Their fate was that their son was going to kill his father and marry his mother. To prevent their fate, Jocasta and Laius decided to kill their baby once it was born, but one of the messengers felt bad and gave the baby to a couple that wanted a baby. Growing up Oedipus never knew that his parents were not his biological so parents; so when a prophet told him that he was going to kill his father and marry his mother, he decided to run away. In his journey, he came along a man that did not want to get out his way. They were both very stubborn so Oedipus killed the man and his messengers.
He runs away from home after hearing the prophesy with the purpose of avoiding his fate. Oedipus exclaims to a messenger, "I tell you, I fear the oracle may come true" (Sophocles 960). However, while he is on the run he actually fulfills part of his fate by killing his father when they meet on the road. The second part of the prophecy is that Oedipus will marry his mother. This part is fulfilled when he marries his mother, Jocasta, without knowing that she is his mother.
In the play, Jocasta and Laius received an awful prophecy about their son. This prophecy claimed that their son would one day kill Laius and marry Jocasta. Because of this, Jocasta sends her son away to die in an effort to prevent the prophecy of the Gods. This belief that she could outwit the gods and avoid the prophecy indicates Jocasta’s extreme excessive pride. She assumed she was more powerful than the Gods and could run away from her fate.
In Sophoclese’ play “Oedipus The King”, the fate of Oedipus, the main character, was foretold at his birth that he would kill his own father and marry his mother. As a young adult, he went to see an oracle after hearing rumors. The oracle told him of his foul fate and he ran away trying to escape the chances of this awful future unaware he running towards what he thought he would escape. Oedipus was partially responsible for his downfall because let curiosity lead him to the oracle where he found out his horrifying fate, he killed his own father when he should have avoided killing anyone, and if he wanted to avoid marrying his mother, he should have never married anyone older than he. After the birth of Oedipus, his parents Lias and Jocasta, King and Queen of Thebes sentenced him to death because the oracle told them that he would kill his father and marry his mother.
Speak not, reply not, do not answer," and goes to the friar looking to kill herself. Her father later makes a decision to move the wedding to Wednesday. This greatly upsets Juliet. The desire of her father for Juliet to marry and calling her a wretch and hussy run Juliet into a corner with nothing left to do but marry to save herself. Also, after Romeo kills Tybalt Juliet's mum says, "I'll send one in Mantua, where that same banished runagate doth live, shall give him such an unaccustomed dram that he should soon keep Tybalt company, and then I hope thou wilt be satisfied".
She buried her dear brother out of familial love and duty to the gods. Kreon, who had previously stated that anyone who would dare defy his edict would suffer death, sentenced his own niece to death. Everyone, it seems, was opposed to Kreon's order. Referring to this fatal flaw, Sophocles notes that "Kreon has shown there is no greater evil than men's failure to consult and to consider" (1438-1439). Kreon had earlier stated, "I believe that he who rules in a state and fails to embrace the best men's counsels, but stays locked in silence and vague fear, is the worst man there" (217-220).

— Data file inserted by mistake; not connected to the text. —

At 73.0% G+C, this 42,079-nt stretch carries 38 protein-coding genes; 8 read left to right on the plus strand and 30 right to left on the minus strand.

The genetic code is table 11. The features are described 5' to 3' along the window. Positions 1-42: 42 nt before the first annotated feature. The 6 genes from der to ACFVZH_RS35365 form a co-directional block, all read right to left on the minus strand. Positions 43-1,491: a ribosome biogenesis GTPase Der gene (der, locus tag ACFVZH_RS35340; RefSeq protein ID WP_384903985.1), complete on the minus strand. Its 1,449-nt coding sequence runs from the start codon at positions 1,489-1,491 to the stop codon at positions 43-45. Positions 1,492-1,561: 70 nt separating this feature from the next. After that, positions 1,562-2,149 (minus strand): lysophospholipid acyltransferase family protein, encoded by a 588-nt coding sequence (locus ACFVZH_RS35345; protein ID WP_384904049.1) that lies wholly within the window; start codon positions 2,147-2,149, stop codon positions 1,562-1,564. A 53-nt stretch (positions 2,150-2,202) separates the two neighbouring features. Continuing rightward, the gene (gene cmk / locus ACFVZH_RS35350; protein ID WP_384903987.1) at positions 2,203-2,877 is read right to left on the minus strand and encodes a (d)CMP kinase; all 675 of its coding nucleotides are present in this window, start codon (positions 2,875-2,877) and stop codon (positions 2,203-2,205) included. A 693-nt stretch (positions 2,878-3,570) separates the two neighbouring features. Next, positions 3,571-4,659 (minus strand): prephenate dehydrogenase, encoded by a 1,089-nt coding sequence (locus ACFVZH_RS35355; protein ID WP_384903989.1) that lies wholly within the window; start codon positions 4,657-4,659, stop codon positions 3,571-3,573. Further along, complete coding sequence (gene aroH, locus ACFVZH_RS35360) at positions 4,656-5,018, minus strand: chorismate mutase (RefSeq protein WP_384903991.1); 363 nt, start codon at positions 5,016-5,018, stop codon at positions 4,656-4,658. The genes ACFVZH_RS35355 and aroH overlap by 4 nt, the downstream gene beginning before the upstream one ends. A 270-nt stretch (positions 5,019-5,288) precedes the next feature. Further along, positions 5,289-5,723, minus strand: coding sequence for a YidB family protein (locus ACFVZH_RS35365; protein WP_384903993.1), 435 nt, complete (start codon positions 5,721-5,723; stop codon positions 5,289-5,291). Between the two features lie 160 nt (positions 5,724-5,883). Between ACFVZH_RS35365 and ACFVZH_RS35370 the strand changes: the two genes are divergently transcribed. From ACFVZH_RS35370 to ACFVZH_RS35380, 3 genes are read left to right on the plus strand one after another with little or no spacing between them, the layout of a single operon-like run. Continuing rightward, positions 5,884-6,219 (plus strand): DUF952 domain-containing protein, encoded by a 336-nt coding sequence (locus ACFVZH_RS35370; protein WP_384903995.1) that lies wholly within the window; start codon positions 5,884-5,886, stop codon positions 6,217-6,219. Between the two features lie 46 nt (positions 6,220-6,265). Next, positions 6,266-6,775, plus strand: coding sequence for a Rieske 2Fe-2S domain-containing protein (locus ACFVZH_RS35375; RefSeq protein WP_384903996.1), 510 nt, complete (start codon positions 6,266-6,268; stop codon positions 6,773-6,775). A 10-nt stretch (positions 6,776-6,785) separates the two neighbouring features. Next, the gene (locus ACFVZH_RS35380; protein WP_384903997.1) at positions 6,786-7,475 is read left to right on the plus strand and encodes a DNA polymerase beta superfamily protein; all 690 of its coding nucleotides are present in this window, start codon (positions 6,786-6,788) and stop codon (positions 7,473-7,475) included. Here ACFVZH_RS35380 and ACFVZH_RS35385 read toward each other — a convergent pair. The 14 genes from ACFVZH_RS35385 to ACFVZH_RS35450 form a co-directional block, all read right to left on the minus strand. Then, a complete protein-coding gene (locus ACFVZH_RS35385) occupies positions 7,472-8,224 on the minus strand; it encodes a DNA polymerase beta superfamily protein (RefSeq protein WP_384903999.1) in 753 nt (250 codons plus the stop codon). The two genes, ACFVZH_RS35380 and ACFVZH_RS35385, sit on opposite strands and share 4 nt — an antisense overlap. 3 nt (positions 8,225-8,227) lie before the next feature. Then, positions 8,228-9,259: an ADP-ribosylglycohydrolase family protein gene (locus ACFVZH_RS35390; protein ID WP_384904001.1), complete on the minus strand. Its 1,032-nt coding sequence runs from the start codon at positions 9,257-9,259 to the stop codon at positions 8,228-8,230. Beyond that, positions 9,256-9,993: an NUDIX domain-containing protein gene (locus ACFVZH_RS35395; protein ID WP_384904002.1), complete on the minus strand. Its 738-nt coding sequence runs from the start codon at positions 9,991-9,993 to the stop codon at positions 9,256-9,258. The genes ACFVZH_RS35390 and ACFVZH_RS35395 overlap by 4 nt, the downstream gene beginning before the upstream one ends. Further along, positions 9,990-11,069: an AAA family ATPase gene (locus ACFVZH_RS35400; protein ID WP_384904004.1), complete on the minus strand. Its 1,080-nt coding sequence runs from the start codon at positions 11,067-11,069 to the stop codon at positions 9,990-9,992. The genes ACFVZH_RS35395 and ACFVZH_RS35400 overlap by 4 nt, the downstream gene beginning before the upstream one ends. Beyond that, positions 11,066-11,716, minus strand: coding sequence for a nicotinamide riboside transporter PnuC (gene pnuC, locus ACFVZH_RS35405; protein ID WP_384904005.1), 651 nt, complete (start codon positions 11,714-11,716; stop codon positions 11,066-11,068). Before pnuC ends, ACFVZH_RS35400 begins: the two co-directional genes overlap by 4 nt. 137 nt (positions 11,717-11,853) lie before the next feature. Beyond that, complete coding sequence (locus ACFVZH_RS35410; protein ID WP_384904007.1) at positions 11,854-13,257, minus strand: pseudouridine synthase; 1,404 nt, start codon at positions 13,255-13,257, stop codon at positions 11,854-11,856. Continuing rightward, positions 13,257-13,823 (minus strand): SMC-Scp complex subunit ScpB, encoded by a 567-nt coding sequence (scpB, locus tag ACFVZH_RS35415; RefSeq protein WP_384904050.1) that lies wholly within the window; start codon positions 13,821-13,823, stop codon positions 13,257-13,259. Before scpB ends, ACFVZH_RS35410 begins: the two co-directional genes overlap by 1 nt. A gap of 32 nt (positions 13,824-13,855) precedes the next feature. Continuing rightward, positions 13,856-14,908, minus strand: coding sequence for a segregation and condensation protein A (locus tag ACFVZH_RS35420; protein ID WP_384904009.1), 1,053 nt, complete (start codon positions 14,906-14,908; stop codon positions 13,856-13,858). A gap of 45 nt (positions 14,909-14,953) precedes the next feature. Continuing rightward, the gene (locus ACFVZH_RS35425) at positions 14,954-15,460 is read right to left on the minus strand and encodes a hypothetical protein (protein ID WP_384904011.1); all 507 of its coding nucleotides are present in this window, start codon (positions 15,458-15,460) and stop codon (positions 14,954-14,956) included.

Oedipus explains to Jocasta that he was told that he "was fated to lie with [his] mother and show to daylight an accursed breed, which men would not endure, and [he] was doomed to be murderer of the father that begot [him]. When [he] heard this [he] fled" (Sophocles 45, 1.792-4). Ironically the pride that caused him to attempt to avoid his fate, put him on a path to it. On his trip away from Corinth, he unknowingly met with his father, King Laius. When Oedipus tells Jocasta of his encounter he says that he met with a carriage at an intersection and they fought over the right of way.
He had killed his father (although at the time he did not know Laius was his father) and married his mother (he did not know this either),thereby causing the plague. This realization was too much for Jocasta to bear and so she committed suicide. At the sight of this event, Oedipus feels immediate and unbearable guilt and blinds himself to the evils he has caused. At this point Oedipus enters the return phase of the initiation and realizes that he must live up to his own decree and banish himself from the city in order to save his people. The third stage, the sacrifice, is symbolized by Oedipus removing himself from the city.
When Iocaste and Laios gave birth to Oedipus they were aware of the prophecy that he would one day kill his father and then marry his mother. With this in mind they tried to have Oedipus killed to avoid this horrible fate. However they couldn't kill him themselves because murder of their own son would get the gods angry all over again. So they tried to get some one to take Oedipus out to the mountains and let him die of natural causes. Some people might argue that they are still indirectly responsible for the death but apparently the Greeks only considered it bad if you were directly responsible for the act of murder.
He had to either kill his firstborn child and risk the wrath of the furies, or abandon his promises to his fellow sovereigns, risking the wrath of the Olympians. Agamemnon made the impossible choice and killed his daughter. One could make the argument that he was jus... ... middle of paper ... ... husband, she would’ve had to abdicate her throne, something she wasn’t ready to do. Instead, she took a man, Aegisthus, and used him to maintain her position as queen. Without a man by her side, she would’ve had to pass the throne down to Orestes.